SWM 114 – Understanding and Navigating Sexual Obligations in a Christian Marriage
A few weeks ago, we started up a new cohort of our Becoming More Sexually Engaged course for Christian Wives. It created a lot of discussion around rights, duties, obligations and what we owe our spouses when it comes to sex. We start the course by talking about what the Bible says about sex. Of course, this verse comes up:
Do not deprive one another except with consent for a time, that you may give yourselves to fasting and prayer, and come together again so that Satan does not tempt you because of your lack of self-control.1 Corinthians 7:5
And the verse before it:
The wife does not have authority over her own body, but the husband does. And likewise, the husband does not have authority over his own body, but the wife does.1 Corinthians 7:4
And this, of course, makes many people uncomfortable because this appears to be talking about the removal of autonomy, of taking away your right to say “no,” especially when I challenge the idea of having veto power in the marriage regarding sex. Then I pile that one with the first challenge of the course – “Stop saying no.”
This led one wife in the course to rightly question – “Sex should be a gift given freely, and if I don’t have veto power, am I really giving freely?”
You can read all that and think, “Well, this is just making women sex slaves in their marriages!” and it’s true; some people have used these verses to support just that idea. But I think they miss an important piece.
That giving up of control is supposed to be a self-sacrificing gift – it should not forced or coerced. These verses speak of an ideal where each spouse dies to self and gives up their autonomy together and hands it to each other.
I use the example often that my wife and I used to fight for our own rights in the marriage. She would fight for the right to sleep, and I would fight for the right to have sex. This is an argument you can’t win. This is when couples fall into “compromises,” keeping score and trading favours. If I win – she loses. If she wins, I lose. So, we “compromise” and decide on a number of times where we both lose, but not so bad that either of us is really upset about it. It’s a terrible way to navigate a marriage.
These days, we try to fight for each other’s needs while being honest about our own. I’ll often say something like, “You seem really tired. Why don’t we get to sleep earlier tonight and see how you’re feeling tomorrow?” and she’ll counter with, “But it’s been a while, and I know you must be feeling antsy.” I’ll counter again with, “I’m doing okay. We can get sleep tonight.” or if I’m not handling it as well, maybe suggest a quickie and something more substantial on the weekend.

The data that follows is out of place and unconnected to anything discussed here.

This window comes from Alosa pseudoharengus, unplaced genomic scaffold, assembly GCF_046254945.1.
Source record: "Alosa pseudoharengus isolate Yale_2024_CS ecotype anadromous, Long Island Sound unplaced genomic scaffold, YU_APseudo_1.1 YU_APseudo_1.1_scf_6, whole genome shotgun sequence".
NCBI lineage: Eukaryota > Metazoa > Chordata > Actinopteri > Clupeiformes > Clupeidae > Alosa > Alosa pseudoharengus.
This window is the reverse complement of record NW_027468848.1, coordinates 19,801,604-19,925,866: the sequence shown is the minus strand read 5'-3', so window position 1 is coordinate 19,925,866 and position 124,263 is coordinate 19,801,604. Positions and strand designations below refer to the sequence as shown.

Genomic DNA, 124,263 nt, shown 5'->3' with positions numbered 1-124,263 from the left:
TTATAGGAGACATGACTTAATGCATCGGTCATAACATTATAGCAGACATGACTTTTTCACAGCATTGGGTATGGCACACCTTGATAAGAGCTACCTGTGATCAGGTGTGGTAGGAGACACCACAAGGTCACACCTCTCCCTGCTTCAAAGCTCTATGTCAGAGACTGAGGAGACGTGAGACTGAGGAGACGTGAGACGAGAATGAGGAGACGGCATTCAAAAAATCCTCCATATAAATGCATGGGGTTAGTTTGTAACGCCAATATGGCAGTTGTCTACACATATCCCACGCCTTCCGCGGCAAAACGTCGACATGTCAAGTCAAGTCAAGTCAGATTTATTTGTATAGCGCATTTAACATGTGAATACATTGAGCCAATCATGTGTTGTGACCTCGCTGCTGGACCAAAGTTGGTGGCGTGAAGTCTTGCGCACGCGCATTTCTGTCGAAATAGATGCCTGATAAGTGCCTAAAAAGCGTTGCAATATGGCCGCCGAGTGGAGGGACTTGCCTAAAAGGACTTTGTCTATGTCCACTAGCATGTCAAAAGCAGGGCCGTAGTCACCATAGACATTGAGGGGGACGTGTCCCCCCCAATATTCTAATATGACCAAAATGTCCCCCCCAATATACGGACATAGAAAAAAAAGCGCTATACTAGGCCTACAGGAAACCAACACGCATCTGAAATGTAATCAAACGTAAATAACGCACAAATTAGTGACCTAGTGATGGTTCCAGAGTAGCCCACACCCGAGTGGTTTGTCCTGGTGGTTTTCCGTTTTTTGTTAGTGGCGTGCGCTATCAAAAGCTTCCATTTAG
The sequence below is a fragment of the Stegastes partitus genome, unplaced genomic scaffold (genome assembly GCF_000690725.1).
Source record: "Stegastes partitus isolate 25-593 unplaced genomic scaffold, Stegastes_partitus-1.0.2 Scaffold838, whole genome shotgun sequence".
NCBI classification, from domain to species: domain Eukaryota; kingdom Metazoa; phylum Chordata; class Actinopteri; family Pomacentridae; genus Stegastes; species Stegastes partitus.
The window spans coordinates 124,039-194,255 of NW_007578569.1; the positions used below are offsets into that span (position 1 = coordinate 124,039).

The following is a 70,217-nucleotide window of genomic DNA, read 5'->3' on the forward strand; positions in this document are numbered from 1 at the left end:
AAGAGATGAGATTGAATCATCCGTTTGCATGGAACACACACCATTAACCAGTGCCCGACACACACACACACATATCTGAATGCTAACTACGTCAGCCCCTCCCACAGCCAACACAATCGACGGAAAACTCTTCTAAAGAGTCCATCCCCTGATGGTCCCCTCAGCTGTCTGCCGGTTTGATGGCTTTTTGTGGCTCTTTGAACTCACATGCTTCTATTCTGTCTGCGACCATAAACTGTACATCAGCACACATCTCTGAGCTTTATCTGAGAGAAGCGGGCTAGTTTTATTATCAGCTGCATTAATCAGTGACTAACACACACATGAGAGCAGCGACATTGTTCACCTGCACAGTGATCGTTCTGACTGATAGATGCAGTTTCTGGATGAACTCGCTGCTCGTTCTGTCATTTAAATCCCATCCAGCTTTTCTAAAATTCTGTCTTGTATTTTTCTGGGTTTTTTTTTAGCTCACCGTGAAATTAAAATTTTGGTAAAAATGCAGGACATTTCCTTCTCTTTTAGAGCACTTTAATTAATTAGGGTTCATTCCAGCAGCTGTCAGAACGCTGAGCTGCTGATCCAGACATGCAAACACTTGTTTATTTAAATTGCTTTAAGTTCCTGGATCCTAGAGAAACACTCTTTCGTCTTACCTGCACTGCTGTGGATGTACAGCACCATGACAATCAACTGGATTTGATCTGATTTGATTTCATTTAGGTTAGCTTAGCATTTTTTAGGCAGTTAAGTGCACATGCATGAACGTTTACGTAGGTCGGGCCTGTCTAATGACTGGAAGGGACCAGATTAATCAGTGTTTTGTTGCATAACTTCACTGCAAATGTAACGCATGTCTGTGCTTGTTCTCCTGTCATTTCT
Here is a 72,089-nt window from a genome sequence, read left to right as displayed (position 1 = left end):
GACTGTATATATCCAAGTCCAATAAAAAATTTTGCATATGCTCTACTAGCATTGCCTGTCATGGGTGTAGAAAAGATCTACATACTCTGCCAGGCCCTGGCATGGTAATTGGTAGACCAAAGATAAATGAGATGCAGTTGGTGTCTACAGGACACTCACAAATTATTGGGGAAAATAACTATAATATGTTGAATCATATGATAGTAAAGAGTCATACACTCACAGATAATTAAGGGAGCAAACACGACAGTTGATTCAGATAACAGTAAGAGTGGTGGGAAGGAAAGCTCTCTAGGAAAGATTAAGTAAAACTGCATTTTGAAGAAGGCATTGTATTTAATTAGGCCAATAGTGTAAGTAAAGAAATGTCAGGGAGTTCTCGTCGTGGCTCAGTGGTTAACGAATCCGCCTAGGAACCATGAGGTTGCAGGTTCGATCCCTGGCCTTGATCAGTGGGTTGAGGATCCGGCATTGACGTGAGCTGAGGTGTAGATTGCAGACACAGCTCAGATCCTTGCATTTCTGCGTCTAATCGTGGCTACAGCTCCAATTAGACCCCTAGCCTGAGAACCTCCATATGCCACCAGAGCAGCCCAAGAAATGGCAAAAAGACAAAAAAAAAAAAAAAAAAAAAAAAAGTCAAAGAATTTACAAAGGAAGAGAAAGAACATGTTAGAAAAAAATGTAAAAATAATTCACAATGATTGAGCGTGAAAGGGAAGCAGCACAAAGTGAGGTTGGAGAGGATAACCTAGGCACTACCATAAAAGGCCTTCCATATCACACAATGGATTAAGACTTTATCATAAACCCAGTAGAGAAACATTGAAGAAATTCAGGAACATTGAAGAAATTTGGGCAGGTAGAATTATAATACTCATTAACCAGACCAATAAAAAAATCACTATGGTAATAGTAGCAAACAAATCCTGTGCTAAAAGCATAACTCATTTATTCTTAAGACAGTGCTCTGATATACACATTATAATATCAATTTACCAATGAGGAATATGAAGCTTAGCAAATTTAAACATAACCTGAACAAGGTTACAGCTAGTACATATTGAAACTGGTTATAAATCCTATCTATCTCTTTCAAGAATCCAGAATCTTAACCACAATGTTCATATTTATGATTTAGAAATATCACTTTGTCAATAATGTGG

We talk about where we’re at and what we can offer rather than fight for our wants, expecting the other to fight for theirs. And so, my wife doesn’t say “no” – we have a conversation and decide together. Honestly, sometimes I decide for her that we’re going to sleep instead of having sex because I can tell she really wants to offer sex but also that she’s just exhausted.
And I think this is how those verses are supposed to be lived out. My wife’s body belongs to me – so I take care of it as if it were my own. When it’s tired, I fight to get it sleep. My body belongs to my wife, and so she takes care of it as if it were hers – when I’m feeling in need of sex, she tries to meet that need. And sometimes, we end up in a conflict because we’re desperately trying to meet the needs of the other instead of our own.
And that’s a conflict you can’t lose. If she wins – then I will get my needs met. If I win, then she does. It’s a win-win situation and we both feel loved in the process.
That’s not to say we’re perfect. I can still get frustrated when it’s been a while – but it’s not directed at my wife, I’m frustrated with the circumstances that led to the delay. I can’t be mad at her because I’m trying to protect her through those circumstances and meet her needs. Likewise, she sometimes feels guilty because she feels she’s not meeting my needs during those situations. But since I’m fighting for her to get sleep, I think, I hope, that that guilt is somewhat abated because it’s also my decision that we’re waiting.